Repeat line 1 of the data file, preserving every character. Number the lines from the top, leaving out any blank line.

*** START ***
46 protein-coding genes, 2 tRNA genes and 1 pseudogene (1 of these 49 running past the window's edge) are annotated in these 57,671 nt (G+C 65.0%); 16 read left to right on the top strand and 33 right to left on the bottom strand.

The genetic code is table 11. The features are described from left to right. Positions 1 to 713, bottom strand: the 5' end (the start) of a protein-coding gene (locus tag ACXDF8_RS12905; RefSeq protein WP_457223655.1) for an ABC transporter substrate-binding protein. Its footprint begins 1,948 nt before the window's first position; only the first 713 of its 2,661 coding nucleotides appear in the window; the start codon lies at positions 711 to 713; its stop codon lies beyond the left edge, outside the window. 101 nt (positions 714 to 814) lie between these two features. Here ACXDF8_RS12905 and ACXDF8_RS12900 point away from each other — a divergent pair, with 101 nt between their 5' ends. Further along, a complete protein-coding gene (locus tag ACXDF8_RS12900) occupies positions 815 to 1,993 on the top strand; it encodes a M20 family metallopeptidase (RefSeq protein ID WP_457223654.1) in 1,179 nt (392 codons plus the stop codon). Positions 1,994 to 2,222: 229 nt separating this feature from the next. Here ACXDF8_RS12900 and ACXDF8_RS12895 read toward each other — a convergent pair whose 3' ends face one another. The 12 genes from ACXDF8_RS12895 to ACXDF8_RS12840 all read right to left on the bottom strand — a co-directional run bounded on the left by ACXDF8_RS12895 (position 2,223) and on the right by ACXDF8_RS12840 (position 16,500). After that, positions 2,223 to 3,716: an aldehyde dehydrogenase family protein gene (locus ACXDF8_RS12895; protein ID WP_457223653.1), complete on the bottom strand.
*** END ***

46 protein-coding genes, 2 tRNA genes and 1 pseudogene (1 of these 49 running past the window's edge) are annotated in these 57,671 nt (G+C 65.0%); 16 read left to right on the top strand and 33 right to left on the bottom strand.